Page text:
Haitian Children

Photo ©Allison Shelley, for LWR

Haiti

It’s painful to recall the horrible earthquake that hit Port-au-Prince in January 2010. The poorest country in this hemisphere, Haiti was the country least able to handle such a shocking event.

Even before the earthquake, the majority of Haitians faced decades of problems, most of which begin and end in extreme poverty. Poor health and malnutrition, an utter lack of work opportunities, government corruption and the devastation of Haiti’s natural resources have left few options.

Through partner organizations, LWR has been working in Haiti since 1997 to attack the vicious cycle of poverty there: With limited resources for earning income, cooking food or farming, Haitians have cut down huge sections of the countries forests, making charcoal and clearing farmland. This clear-cutting disrupts rain cycles, so that the region oscillates between droughts and torrential rains. The resulting landslides and flooding destroy people’s livelihoods and infrastructure.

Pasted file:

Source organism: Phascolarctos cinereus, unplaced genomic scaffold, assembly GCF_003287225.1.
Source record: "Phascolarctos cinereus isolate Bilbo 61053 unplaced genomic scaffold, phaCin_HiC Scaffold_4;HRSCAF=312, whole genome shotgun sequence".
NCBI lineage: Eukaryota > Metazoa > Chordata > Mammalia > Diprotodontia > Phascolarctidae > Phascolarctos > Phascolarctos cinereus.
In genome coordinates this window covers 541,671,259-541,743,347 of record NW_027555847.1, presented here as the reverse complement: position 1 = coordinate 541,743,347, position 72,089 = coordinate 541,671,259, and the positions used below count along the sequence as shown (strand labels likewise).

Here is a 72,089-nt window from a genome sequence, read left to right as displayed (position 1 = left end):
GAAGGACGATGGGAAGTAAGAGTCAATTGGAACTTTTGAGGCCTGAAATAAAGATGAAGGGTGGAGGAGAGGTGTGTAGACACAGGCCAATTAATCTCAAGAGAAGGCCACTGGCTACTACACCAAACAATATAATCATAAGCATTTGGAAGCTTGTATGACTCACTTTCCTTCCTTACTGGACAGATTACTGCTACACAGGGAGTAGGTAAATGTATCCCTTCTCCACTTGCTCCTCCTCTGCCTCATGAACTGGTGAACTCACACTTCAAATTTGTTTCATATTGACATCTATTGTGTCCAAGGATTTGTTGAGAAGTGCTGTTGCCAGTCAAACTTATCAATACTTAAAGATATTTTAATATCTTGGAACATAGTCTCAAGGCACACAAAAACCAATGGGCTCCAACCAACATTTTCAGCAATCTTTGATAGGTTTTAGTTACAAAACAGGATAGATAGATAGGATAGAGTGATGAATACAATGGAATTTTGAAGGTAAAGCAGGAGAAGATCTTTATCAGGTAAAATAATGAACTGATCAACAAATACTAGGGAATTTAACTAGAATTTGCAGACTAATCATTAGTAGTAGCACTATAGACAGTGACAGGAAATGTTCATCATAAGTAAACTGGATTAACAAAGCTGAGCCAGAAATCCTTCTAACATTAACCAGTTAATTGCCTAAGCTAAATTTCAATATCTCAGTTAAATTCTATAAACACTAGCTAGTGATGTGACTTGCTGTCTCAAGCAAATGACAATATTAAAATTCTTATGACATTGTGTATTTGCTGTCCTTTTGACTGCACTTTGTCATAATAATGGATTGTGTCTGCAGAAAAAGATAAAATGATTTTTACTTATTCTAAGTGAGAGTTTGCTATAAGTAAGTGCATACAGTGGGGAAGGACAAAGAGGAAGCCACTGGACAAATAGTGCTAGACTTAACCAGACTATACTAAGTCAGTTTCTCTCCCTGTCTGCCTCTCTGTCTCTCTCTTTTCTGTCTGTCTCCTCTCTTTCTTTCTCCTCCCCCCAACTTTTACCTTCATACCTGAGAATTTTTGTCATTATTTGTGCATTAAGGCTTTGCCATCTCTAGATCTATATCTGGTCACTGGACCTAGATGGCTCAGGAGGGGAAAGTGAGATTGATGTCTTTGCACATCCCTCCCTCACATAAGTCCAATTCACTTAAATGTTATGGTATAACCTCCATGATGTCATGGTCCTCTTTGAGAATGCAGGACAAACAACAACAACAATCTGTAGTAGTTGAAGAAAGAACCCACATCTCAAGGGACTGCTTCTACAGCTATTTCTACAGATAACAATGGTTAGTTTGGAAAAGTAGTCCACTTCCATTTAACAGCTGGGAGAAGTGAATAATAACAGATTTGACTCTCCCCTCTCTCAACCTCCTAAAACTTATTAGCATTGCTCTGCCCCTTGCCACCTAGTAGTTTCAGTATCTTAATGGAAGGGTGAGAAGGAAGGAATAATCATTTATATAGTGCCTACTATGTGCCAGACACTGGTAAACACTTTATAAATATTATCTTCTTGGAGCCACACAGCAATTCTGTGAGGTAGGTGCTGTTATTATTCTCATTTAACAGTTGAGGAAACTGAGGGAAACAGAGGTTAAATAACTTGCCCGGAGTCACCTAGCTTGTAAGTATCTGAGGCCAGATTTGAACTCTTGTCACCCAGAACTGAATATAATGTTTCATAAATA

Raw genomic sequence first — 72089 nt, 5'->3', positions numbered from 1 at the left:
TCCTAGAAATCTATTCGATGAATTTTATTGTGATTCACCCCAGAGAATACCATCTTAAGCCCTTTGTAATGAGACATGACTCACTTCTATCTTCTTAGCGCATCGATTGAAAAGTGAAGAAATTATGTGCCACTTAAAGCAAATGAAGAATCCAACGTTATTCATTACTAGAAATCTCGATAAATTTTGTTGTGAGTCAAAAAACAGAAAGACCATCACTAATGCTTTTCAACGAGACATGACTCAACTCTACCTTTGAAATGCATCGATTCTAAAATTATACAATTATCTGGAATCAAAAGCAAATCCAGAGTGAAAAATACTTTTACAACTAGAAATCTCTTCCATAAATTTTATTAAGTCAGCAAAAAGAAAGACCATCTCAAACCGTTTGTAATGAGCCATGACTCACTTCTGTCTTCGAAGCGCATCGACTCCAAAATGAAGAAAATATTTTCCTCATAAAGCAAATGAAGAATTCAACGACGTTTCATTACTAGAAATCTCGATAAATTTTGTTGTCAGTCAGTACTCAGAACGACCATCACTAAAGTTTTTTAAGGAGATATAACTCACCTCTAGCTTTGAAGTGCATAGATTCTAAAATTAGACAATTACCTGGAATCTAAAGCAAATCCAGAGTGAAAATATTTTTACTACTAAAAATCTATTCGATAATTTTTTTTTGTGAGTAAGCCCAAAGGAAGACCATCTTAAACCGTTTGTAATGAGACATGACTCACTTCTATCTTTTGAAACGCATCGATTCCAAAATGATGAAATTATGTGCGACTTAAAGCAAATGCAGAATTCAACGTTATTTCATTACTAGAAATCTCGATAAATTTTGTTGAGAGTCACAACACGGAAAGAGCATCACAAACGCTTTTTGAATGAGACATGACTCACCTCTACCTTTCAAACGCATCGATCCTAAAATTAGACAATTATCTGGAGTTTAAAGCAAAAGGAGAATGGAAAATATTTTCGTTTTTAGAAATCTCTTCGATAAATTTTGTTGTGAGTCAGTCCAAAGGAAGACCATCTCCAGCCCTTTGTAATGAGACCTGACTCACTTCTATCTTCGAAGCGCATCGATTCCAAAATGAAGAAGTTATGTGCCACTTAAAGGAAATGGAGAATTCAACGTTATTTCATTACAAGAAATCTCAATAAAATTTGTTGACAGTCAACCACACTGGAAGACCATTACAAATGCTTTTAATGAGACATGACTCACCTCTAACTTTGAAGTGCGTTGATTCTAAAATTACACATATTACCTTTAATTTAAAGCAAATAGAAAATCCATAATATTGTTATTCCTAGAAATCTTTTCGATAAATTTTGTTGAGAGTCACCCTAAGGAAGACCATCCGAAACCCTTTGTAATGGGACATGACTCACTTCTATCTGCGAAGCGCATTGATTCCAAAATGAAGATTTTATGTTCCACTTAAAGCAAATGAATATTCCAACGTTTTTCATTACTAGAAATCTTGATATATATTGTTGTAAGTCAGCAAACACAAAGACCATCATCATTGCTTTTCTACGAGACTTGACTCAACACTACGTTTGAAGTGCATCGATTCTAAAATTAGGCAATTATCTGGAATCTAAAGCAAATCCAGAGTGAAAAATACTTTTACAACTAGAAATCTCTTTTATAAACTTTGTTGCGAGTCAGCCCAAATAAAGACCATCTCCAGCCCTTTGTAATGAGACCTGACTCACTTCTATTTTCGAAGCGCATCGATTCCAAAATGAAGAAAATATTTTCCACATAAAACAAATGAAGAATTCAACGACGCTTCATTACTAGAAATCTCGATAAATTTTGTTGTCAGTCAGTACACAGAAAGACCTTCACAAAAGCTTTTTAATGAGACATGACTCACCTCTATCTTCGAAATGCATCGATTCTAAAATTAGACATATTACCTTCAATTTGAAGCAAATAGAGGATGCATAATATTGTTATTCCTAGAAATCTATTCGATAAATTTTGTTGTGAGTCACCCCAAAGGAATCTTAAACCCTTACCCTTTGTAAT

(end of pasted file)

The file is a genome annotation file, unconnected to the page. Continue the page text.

As in so many place where there is little clean water to drink, people spend most of their lives sick or weakened from past illness; babies often die of dehydration from diarrhea. In addition, years of corruption and dictatorships, which arise more easily when a large part of a country is poor and uneducated, stunt opportunity for people who lack power or influence.

With your support, LWR works to end this kind of human suffering in Haiti.


In the wake of the earthquake, we delivered immediate relief:

We are now committed to seeing Haiti through long-term rehabilitation.


  • Relieving hunger and malnutrition through agriculture programs that include setting up seed banks and providing technical training for farmers
  • Supporting farmer associations that will give farmers better bargaining power for buying seeds and equipment and selling crops

  • Building and distributing water filters to give people access to clean drinking water, and training locals how to maintain them

  • Getting artisans back to work and increasing their incomes through business training and helping them access credit

  • Helping establish community-based organizations that will give the poor collective power to influence their government

KEY STATISTICS

Total Population

10,032,619

TOTAL POPULATION
GNI Per Capita

$640

AVG ANNUAL INCOME
At or Below Poverty Line

77%

AT OR BELOW POVERTY LINE
Life Expectancy

61 years

LIFE EXPECTANCY
Water

55% (rural)

ACCESS TO IMPROVED WATER SOURCE
Access to Improved Sanitation

17%

ACCESS TO IMPROVED SANITATION
Source: data.worldbank.org (as of June 2011)
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